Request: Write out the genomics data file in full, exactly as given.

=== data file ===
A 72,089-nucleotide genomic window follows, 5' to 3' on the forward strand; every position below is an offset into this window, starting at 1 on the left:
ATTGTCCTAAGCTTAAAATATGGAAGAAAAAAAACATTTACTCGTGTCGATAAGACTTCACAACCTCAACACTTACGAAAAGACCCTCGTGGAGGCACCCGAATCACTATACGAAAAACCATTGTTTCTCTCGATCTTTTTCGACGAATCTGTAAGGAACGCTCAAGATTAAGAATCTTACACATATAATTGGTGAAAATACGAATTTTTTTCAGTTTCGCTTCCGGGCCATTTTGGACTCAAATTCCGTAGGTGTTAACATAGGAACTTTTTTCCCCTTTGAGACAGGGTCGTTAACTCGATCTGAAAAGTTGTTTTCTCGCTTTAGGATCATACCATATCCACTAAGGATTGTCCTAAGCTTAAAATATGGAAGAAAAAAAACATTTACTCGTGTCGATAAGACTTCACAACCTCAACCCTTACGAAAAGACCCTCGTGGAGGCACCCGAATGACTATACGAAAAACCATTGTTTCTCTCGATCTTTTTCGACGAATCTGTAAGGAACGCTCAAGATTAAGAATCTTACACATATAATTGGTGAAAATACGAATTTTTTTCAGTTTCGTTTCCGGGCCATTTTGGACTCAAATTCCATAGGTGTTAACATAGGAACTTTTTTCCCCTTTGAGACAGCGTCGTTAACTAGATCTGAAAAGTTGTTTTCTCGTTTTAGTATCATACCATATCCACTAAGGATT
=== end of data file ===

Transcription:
A 72,089-nucleotide genomic window follows, 5' to 3' on the forward strand; every position below is an offset into this window, starting at 1 on the left:
ATTGTCCTAAGCTTAAAATATGGAAGAAAAAAAACATTTACTCGTGTCGATAAGACTTCACAACCTCAACACTTACGAAAAGACCCTCGTGGAGGCACCCGAATCACTATACGAAAAACCATTGTTTCTCTCGATCTTTTTCGACGAATCTGTAAGGAACGCTCAAGATTAAGAATCTTACACATATAATTGGTGAAAATACGAATTTTTTTCAGTTTCGCTTCCGGGCCATTTTGGACTCAAATTCCGTAGGTGTTAACATAGGAACTTTTTTCCCCTTTGAGACAGGGTCGTTAACTCGATCTGAAAAGTTGTTTTCTCGCTTTAGGATCATACCATATCCACTAAGGATTGTCCTAAGCTTAAAATATGGAAGAAAAAAAACATTTACTCGTGTCGATAAGACTTCACAACCTCAACCCTTACGAAAAGACCCTCGTGGAGGCACCCGAATGACTATACGAAAAACCATTGTTTCTCTCGATCTTTTTCGACGAATCTGTAAGGAACGCTCAAGATTAAGAATCTTACACATATAATTGGTGAAAATACGAATTTTTTTCAGTTTCGTTTCCGGGCCATTTTGGACTCAAATTCCATAGGTGTTAACATAGGAACTTTTTTCCCCTTTGAGACAGCGTCGTTAACTAGATCTGAAAAGTTGTTTTCTCGTTTTAGTATCATACCATATCCACTAAGGATT